Swee Chen Goh is the chairman of Shell Companies in Singapore – the first female chairman in Singapore – where she oversees more than 3,200 employees. Before assuming the chairman position in 2014, Goh held a variety of leadership roles at Shell including chief information officer, vice president of global IT services, and a P&L role running Shell’s lubricants and commercial fuels business for Asia Pacific/Middle East. She has also spent time working for Procter & Gamble, in various countries including Malaysia, Singapore, Japan, and IBM in Australia and the USA. Goh graduated from the Executive MBA Program-Asia in 2003, and was honored with a Distinguished Alumni Award from Chicago Booth in 2018. As we celebrate the 75th Anniversary of the Executive MBA Program, we have been catching up with alumni around the world to take stock of how the program influenced their careers. We spoke to Goh recently to discuss her approach to leadership.
How do you describe your leadership style?
I always feel responsible for making sure that people are well nurtured and offered the best possible support. It’s not easy. You have to find a way to scale your leadership so that, right through the organization, that culture of people at the center is practiced. Leadership is really about the psyche that you want to drive in the organization and opening their minds to see possibilities.
It’s important to be a leader that your organization can trust and to use transparency. I lead my first P&L in Shell with more than 1,000 people across Asia and the Middle East. It was a major career move, from running operations to P&L accountability, at a senior level. At the beginning, whilst I may not have the business knowledge of the situation that others do, I know how to motivate people. You need to find ways to regenerate the purpose and meaning of the work and create the motivation to do more than what your job script says. We doubled the business in the first five years, exceeding our billion dollar income aspiration.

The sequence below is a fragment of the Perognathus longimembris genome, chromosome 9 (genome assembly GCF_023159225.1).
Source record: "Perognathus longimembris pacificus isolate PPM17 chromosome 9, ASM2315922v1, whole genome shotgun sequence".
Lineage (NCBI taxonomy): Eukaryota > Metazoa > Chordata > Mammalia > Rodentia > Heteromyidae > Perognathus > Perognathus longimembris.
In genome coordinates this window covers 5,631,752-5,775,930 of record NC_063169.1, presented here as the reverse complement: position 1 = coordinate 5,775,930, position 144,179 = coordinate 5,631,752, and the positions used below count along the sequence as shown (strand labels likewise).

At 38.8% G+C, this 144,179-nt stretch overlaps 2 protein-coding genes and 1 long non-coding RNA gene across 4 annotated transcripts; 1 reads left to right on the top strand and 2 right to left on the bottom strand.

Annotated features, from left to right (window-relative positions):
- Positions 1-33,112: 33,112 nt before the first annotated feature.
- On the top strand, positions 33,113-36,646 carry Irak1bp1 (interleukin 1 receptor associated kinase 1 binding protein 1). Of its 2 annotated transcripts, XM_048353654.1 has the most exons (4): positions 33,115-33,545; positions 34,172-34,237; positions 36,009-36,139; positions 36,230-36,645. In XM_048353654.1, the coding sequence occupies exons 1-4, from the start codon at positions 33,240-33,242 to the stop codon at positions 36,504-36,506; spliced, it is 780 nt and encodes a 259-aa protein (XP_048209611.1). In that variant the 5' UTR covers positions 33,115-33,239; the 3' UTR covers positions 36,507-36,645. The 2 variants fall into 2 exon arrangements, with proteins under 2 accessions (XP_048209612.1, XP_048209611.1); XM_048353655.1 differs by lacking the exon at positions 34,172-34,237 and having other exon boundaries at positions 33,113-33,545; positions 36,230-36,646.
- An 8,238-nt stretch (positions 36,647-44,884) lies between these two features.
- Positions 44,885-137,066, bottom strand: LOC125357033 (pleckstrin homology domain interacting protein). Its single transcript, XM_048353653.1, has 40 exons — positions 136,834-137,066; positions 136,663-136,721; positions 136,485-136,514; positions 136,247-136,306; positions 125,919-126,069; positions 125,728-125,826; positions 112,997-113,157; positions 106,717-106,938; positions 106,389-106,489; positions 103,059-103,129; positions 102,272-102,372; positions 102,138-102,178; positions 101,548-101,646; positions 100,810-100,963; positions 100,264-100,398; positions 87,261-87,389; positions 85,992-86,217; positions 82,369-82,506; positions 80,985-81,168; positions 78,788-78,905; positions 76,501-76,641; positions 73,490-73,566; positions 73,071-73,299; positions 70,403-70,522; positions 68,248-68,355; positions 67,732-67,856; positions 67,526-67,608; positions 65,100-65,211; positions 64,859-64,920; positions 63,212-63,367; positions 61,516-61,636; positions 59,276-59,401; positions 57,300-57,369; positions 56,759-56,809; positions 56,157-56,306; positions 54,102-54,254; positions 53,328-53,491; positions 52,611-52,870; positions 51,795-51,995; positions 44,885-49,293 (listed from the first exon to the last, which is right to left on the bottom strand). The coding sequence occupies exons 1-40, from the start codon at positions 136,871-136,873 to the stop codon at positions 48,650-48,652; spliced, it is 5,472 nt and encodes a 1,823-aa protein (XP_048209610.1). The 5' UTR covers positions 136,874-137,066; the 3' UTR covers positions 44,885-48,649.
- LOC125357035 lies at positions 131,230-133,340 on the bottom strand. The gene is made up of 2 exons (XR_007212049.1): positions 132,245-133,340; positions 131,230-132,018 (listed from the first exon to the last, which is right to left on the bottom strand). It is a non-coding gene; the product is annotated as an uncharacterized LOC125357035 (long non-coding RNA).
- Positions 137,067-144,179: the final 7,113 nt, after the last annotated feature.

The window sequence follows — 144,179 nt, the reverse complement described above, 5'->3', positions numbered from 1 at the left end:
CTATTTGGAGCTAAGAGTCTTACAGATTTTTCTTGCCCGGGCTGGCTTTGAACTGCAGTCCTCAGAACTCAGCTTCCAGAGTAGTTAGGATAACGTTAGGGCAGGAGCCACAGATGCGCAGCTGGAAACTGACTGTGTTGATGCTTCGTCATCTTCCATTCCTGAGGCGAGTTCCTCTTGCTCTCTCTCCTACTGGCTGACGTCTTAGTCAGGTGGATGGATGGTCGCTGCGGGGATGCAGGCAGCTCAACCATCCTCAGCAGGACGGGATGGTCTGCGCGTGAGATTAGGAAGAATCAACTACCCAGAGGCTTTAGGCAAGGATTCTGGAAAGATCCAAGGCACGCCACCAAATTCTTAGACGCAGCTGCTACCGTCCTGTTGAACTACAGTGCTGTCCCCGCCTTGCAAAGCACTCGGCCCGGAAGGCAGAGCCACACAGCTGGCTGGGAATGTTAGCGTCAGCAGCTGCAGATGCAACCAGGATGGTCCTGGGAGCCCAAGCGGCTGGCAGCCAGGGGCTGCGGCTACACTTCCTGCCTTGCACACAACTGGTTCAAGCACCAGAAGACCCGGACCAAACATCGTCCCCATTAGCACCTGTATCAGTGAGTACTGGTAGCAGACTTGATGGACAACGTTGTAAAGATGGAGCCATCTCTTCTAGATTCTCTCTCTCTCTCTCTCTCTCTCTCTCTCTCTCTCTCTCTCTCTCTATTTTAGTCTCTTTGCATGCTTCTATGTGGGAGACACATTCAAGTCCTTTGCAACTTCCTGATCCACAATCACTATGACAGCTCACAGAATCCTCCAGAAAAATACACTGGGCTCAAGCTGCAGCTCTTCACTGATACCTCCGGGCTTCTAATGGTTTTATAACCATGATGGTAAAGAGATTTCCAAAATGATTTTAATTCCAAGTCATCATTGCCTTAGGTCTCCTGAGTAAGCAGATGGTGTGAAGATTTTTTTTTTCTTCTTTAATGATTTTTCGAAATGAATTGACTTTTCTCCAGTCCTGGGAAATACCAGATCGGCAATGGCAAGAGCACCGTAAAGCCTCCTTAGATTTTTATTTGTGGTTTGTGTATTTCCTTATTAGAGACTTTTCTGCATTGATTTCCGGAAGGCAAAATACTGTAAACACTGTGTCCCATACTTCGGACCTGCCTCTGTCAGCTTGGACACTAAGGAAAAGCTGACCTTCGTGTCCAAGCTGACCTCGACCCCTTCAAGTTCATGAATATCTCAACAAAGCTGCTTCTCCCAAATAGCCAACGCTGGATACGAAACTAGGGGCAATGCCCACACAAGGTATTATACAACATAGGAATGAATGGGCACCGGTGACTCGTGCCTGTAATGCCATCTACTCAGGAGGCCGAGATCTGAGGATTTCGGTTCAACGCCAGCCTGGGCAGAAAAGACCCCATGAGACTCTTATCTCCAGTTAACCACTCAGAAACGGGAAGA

Emphasizing people produces results. Leadership is about finding the right person for that particular need and then supporting and nurturing that individual to deliver their best. It’s all about people.
How do you experiment with your leadership style?
I’ve worked with large multi-national companies that are very good at developing key leadership skills. But the business world is so complex. At times, you need to be very decisive and quite a tough leader. At other times, such as during a bruising change, you need to be a consensus builder who is extremely collaborative. We have to recognize that different types of leadership are needed at different stages, horses for courses.
On a personal level, I can become quite single-focused on an end state that I can clearly see. Over the years, I have come to realize that sometimes you have to take a step back and slow things down, and stare at the landscape before you charge forward.
How has your leadership style evolved over time?
The confidence to lead has to develop over time. The learning and development never really stops. It’s good to always feel a certain amount of trepidation as you go into a new role, to encounter new things and push boundaries.
The advice I give myself is not to overthink. The more you overthink, the more you over analyze, the more it deters you from taking that next step forward. Confidence coupled with consistency of purpose, matters. The rough patches that you go through – they become great memories.
When I was living and working in Japan, I had my one and a half year old with me and I was expecting another child. My husband had stayed back to work in Malaysia. It was extremely difficult. However, I am glad that we took that decision - looking back, we treasure the memories of working and living in Japan.
As chairperson in your company, how do you think about the impact you are making in the workplace? What will be your most important legacy?
I always feel my work is not done. What I want to do now in Singapore is bring the pride and relevance back. Shell has over a hundred years in Singapore and it’s a very respected company. I want the people in Singapore to recognize that the company can continue to innovate and bring forth new ideas. I’d like to use my influence to position Singapore as a hotbed of innovation – to show that we create new ways of doing things, we have a talent base that is curious and are pushing boundaries. But my job’s not done – we have an exciting new frontier to shape.
To hear more from Executive MBA alumni about their leadership evolution, please visit our 75th anniversary website.